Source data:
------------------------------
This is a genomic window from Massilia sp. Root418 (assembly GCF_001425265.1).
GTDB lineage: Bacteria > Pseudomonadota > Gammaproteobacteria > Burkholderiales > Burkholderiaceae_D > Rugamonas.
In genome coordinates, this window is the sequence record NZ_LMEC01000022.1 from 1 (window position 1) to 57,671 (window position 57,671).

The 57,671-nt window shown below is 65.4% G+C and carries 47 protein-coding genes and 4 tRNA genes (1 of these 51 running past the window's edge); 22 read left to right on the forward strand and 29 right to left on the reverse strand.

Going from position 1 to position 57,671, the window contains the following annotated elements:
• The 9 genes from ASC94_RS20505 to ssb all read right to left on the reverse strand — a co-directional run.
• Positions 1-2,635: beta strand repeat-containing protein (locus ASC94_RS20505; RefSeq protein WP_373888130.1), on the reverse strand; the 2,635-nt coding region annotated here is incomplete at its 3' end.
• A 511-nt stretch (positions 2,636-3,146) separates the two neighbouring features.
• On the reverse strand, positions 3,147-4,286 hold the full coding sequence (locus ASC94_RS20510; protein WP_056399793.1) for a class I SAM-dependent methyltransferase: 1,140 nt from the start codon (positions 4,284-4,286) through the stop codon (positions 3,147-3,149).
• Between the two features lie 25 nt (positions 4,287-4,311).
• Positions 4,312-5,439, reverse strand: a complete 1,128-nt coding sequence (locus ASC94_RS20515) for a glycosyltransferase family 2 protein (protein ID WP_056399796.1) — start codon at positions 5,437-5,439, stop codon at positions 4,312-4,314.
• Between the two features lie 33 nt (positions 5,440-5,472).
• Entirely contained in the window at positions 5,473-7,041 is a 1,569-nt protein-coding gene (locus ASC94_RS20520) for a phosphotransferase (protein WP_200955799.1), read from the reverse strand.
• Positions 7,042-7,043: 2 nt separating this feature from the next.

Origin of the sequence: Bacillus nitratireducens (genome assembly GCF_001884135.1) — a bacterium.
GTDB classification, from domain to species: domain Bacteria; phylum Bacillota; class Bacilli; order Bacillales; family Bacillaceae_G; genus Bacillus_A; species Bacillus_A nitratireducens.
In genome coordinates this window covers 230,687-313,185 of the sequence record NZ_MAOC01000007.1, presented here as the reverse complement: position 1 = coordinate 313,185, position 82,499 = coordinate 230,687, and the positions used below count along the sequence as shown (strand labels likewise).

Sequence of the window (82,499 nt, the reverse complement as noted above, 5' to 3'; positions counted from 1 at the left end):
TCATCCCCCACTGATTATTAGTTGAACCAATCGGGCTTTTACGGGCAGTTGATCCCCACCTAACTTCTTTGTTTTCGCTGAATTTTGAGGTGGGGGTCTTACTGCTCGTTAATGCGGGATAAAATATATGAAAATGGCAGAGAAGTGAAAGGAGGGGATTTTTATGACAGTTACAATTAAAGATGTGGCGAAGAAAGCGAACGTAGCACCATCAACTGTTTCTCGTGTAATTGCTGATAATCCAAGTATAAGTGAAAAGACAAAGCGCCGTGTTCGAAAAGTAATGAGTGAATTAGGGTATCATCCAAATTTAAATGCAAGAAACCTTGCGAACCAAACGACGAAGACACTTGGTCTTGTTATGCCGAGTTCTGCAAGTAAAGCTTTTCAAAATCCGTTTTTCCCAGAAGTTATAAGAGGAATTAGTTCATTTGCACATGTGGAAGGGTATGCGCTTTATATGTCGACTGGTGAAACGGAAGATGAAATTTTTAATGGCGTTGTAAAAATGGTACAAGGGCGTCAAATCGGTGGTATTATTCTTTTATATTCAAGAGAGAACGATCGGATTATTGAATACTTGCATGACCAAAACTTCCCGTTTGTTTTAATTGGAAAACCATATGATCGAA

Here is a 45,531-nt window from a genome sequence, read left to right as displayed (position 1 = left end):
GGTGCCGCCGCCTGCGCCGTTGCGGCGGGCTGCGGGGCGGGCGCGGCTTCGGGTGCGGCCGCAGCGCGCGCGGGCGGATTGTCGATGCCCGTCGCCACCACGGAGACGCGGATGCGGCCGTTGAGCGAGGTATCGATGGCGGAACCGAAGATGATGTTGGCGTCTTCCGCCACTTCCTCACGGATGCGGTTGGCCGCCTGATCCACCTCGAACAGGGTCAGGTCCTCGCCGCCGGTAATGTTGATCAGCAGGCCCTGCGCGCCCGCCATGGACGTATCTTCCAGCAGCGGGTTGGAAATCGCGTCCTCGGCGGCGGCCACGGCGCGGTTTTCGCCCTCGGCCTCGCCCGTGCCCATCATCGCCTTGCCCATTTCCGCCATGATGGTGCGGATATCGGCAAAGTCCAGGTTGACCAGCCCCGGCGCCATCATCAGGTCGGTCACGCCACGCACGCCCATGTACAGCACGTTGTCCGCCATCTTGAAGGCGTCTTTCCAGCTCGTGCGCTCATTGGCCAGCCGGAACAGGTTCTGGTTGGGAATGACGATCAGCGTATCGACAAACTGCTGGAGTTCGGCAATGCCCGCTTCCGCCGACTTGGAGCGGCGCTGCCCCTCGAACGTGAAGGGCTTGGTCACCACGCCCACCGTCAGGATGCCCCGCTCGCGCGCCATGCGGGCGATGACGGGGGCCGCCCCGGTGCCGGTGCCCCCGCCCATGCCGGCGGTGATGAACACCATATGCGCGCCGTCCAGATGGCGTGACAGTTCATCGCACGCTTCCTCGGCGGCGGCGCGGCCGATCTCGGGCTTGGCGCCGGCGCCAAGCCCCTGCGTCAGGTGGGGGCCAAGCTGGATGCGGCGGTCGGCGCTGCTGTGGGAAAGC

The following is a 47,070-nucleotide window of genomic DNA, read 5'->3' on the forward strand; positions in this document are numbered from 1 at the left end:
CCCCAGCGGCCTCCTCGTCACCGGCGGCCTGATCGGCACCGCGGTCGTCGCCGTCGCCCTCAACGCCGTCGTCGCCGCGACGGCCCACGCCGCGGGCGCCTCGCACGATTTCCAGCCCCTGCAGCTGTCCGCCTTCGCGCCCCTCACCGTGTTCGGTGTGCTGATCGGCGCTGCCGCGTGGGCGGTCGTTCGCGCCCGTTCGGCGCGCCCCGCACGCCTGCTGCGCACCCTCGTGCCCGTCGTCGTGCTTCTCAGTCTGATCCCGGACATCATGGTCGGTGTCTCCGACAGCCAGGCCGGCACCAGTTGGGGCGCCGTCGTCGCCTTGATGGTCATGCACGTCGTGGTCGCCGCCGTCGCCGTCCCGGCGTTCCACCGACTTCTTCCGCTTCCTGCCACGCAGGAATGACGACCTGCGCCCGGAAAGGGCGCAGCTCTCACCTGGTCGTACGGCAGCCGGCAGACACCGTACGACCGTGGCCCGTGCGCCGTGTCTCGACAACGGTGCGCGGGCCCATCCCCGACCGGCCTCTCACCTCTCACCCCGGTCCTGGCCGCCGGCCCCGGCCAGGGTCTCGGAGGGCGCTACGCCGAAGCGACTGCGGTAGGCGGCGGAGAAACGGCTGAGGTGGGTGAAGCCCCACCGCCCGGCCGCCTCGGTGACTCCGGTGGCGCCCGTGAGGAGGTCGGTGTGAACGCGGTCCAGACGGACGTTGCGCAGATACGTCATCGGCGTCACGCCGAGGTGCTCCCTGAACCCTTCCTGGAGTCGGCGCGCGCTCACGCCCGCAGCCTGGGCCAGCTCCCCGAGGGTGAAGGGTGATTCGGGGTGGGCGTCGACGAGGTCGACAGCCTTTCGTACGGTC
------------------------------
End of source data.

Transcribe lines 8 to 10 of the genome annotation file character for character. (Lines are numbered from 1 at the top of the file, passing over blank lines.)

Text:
• A 511-nt stretch (positions 2,636-3,146) separates the two neighbouring features.
• On the reverse strand, positions 3,147-4,286 hold the full coding sequence (locus ASC94_RS20510; protein WP_056399793.1) for a class I SAM-dependent methyltransferase: 1,140 nt from the start codon (positions 4,284-4,286) through the stop codon (positions 3,147-3,149).
• Between the two features lie 25 nt (positions 4,287-4,311).